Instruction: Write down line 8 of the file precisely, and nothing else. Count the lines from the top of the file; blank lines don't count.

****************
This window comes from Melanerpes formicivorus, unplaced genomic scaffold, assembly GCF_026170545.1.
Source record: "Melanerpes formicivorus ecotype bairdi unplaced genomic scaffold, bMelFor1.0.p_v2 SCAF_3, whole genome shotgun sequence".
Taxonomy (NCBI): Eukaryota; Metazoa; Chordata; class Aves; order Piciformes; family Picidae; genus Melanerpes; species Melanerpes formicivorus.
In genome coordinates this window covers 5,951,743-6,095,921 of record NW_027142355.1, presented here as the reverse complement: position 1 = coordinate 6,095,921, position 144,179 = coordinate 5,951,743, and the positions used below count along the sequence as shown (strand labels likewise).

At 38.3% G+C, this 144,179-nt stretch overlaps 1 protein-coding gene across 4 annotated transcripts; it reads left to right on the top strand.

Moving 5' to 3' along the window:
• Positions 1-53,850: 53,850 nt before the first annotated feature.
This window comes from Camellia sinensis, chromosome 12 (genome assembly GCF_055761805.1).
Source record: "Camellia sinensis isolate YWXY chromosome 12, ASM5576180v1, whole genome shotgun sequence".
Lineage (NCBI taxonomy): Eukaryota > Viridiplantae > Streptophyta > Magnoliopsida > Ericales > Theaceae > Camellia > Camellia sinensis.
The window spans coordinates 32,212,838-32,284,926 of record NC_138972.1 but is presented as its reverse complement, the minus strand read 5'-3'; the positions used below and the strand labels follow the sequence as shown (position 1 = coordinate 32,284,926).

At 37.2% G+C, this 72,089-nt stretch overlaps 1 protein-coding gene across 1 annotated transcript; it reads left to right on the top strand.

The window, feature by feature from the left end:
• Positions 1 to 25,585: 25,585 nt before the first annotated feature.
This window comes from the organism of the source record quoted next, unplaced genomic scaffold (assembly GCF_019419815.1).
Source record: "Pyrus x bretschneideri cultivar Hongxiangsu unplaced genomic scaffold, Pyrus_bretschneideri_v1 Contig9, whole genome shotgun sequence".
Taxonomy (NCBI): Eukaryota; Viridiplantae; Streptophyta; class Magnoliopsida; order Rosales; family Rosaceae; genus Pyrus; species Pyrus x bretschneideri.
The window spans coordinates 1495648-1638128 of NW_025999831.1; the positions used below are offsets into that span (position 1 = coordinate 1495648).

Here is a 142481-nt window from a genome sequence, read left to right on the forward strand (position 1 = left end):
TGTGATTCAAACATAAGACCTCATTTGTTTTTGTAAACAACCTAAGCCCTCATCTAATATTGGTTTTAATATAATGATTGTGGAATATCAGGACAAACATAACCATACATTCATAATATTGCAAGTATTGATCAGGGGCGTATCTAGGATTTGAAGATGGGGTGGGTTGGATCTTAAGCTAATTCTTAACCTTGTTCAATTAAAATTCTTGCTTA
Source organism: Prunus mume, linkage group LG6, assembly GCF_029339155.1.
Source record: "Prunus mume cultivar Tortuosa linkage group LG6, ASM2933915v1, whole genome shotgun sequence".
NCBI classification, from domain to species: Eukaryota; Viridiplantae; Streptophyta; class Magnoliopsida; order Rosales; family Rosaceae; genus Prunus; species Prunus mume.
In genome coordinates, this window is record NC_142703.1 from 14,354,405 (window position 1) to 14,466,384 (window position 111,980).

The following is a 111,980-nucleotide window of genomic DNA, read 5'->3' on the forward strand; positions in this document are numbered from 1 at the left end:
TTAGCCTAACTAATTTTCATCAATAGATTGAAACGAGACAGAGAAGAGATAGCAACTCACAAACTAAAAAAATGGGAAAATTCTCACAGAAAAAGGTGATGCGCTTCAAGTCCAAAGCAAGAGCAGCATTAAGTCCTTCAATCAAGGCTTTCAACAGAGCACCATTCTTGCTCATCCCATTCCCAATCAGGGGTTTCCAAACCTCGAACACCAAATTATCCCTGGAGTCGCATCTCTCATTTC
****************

This window comes from Camellia sinensis, chromosome 12 (genome assembly GCF_055761805.1).